Bradley: Oh my goodness. All right. And then engineering notebook is 3000 and engineering paper is 7,600.

Yaixa: Really?

Bradley: Yes. There you have it. I mean, the reason why I always do this game is to show people that’s even an expert in the field, the way that you search certain things is not the same as what maybe other engineers or other people searching for engineering things are searching for. We always need to look at the data. Speaking of looking at the data and using tools like Helium 10, how do you use Helium 10 in your business? What’s your favorite tool?

Yaixa: I do. Hard to decide. I really like the extension. I am kind of addicted to the Tracker. I do like Scribbles to optimize the listing and make sure that I have the keywords that I want or that I’m going to be working on. The Extension, the Refunds, I like that one too.

Bradley: Excellent. Excellent. All right, real quick, what is your thirty-second tip like? This is what we call the TST thirty-second tip. What is something you can say in 30 seconds or less and everybody always goes over time, but I’m hoping Yaixa, say you’re going to extend to about 30 seconds, something valuable, that some strategy that you could give us, something you do with your business, or it could be just about home life or whatever that you think would be valuable to our listeners today.

Yaixa: I said, “Do not be afraid of making mistakes. There’s a learning curve to everything and the only way that you are going to learn is through your mistakes.” Take calculated risks. If something is too good to be true, it’s probably too good. And something is really hard, there’s probably a reason for that. Do not give up and take calculated risks.”

Bradley: Okay, excellent. Excellent. Now, a couple of years ago or a year ago, you ran into some like what was it overstock issues, and you had to remove some inventory. And I actually, you know, that was one of my side businesses. I used to run where since I have a warehouse out my house, I kind of turned it over to my family. What necessitated that? Like why did you have to get a whole bunch of products? I remember, all before, like two weeks, we were getting shipments from all your points. I’m like, “Oh my goodness, how many products did you remove?”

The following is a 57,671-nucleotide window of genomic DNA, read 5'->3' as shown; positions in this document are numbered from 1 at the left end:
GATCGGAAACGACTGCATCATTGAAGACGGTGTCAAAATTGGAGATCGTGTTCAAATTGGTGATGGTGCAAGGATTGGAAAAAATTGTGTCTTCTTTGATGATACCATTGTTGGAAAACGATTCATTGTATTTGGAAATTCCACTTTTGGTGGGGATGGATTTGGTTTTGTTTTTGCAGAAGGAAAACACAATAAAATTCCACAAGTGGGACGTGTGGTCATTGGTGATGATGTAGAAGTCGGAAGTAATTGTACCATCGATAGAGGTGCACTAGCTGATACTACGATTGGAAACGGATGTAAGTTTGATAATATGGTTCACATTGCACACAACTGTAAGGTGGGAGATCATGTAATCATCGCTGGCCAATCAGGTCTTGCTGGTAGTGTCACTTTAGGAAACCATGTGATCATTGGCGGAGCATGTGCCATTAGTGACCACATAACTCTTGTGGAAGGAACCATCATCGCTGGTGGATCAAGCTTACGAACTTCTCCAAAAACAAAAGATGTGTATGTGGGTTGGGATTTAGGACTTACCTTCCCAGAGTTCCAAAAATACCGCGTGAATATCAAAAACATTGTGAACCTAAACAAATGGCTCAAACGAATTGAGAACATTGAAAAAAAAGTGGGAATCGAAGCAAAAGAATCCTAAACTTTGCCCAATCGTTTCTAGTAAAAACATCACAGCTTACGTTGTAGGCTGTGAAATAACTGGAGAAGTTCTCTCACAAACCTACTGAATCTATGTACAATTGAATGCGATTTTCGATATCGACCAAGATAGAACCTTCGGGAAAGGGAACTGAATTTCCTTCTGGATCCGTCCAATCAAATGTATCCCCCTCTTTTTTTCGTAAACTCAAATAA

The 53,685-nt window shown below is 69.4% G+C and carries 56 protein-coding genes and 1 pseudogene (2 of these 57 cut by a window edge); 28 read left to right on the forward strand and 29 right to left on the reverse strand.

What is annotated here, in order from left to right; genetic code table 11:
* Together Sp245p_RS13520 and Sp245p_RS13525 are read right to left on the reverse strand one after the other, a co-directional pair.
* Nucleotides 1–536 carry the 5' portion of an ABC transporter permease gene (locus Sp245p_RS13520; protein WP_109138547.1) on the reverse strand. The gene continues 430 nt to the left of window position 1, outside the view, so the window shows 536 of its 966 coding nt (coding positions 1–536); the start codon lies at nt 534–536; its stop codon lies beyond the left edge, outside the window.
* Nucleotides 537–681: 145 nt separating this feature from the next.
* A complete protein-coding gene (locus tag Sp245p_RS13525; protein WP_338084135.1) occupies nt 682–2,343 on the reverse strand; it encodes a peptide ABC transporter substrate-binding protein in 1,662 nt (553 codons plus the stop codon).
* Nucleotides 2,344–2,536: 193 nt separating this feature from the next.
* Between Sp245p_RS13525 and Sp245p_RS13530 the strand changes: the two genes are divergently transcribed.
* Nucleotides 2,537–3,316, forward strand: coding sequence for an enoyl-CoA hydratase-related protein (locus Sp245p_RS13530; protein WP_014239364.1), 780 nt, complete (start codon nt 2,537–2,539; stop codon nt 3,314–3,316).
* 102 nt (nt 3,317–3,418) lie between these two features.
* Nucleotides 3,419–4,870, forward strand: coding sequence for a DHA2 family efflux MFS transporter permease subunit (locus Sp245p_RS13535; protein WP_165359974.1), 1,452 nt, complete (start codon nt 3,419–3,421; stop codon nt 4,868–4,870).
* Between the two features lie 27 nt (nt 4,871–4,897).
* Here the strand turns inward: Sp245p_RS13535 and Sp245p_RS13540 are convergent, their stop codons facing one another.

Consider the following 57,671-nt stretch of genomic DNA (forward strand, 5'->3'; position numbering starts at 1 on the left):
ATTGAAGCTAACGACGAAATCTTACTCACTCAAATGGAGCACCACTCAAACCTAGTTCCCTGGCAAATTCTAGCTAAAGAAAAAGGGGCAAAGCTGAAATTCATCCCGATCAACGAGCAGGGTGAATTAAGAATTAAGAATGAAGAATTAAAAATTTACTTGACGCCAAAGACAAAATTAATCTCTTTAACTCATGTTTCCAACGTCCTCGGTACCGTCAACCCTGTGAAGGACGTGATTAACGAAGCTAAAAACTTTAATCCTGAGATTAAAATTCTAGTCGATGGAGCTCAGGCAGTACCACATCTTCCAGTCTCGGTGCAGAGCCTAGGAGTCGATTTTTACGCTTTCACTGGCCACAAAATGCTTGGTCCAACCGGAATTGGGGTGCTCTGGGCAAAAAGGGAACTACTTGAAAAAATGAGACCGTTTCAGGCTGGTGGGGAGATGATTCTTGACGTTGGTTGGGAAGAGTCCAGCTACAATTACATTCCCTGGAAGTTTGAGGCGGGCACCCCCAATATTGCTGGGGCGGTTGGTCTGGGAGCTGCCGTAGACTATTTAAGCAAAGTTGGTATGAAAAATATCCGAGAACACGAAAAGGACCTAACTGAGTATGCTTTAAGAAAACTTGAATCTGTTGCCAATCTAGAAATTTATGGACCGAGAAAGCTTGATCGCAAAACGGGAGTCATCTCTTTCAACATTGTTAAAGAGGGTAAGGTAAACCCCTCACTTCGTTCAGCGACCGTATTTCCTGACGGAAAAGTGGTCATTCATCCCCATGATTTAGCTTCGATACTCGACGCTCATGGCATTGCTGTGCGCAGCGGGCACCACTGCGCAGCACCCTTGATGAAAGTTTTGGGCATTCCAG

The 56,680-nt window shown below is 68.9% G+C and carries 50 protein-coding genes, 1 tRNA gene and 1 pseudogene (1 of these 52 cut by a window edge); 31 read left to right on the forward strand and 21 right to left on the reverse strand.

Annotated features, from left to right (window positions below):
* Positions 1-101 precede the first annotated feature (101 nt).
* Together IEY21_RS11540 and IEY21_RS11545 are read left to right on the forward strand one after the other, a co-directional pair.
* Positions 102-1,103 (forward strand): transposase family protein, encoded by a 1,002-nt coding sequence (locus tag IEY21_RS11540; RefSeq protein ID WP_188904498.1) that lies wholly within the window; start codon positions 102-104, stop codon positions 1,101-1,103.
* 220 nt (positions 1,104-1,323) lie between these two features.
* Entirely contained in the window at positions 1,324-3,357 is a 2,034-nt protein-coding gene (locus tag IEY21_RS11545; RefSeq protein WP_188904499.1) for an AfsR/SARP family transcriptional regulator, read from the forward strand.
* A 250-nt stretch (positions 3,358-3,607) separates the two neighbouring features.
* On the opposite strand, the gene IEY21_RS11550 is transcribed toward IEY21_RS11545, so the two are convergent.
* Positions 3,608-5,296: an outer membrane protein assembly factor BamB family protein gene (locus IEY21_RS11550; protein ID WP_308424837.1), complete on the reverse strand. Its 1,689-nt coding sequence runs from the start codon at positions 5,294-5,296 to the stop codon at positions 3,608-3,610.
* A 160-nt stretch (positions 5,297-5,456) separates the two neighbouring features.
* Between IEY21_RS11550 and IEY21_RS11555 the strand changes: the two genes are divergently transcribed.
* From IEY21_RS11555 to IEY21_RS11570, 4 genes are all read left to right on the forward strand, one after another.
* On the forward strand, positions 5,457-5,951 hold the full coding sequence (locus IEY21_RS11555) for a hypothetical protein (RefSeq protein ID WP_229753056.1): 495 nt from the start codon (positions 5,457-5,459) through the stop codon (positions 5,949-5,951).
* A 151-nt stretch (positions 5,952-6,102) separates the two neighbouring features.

Yaixa: Oh, how many? I think more than 500 units for sure. It was because Amazon changed the rules back then. They are constantly changing the rules, and the amount that they were going to charge for that extra storage was insane. And that was also limit the capability that we were going to have to send our inventory.

Bradley: Yeah. Well that’s another thing that could come up. By the way, guys, to show you I’m a terrible businessman. I never even charged Yaixa for that. If you’re out there, everybody’s got all of a sudden can be sending me messages. “Bradley, we want to use your warehouse services because you don’t charge for it.” But that was only for my special friend. I figured the next time I go to Puerto Rico, you can help me with my Airbnb or we can stay at your house or something. But you don’t have to pay me.

Yaixa: Yeah, for sure. And I do have Airbnb in Orlando, so if you want to stay there, you just have to send me a message…

Bradley: You have a house in Orlando that you rent out?

Yaixa: I have a house in Orlando, and we have a house in Orlando and that’s part of the business. And the whole idea, you have to branch out. You cannot depend on only one channel.

Bradley: Having the extra income, even though that’s for the college fund, for later. But at the same time, it allows you to do things with more ease of mind knowing that, “Hey, you know, even if my company shuts down, it’s not like I’m going to zero, I’m not going to lose the house right away. I got this other income coming in.”

Yaixa: Exactly, that’s the whole point of this. And that goes along the line of take calculated risk. You are going to have to risk something, but do it knowing your facts, do it knowing what you’re getting into.

Bradley: Cool. Cool. If I had known that, I would have asked some more questions. I’m going to get some Amazon sellers who do Airbnb because I do think that that is an excellent stream of income that you know, Amazon can help you with because I have heard of other sellers doing that. We’ll talk about that the next episode because in 2021 I want to get you back here and let’s see how your sales were doing. Let’s see how family life is and all that stuff. Does that sound good?

Yaixa: Awesome. Perfect.

Bradley: All right. Yaixa, thank you so much for joining us and if anybody has any questions, she’s a very frequent poster and the Helium 10 Users Facebook group, and FBA High Rollers, so you can say hi to her there and say you were inspired by her episode and at the very least, I want to hear about all the new babymoons that people are doing now because of this episode. I almost want to have another kid. I haven’t had a kid in 15 years. I always want to have a kid just so I can do a babymoon.

Yaixa: Go on the babymoon, forget the kid.

Bradley: There we go. All right. Yaixa, thank you so much for joining us and we’ll talk to you in 2021. Quick note, guys. Don’t forget that regardless where you are listening to this podcast, whether it’s on your iPhone or on Stitcher, on Spotify, that you hit the subscribe button, so you can be notified every time we drop a new episode.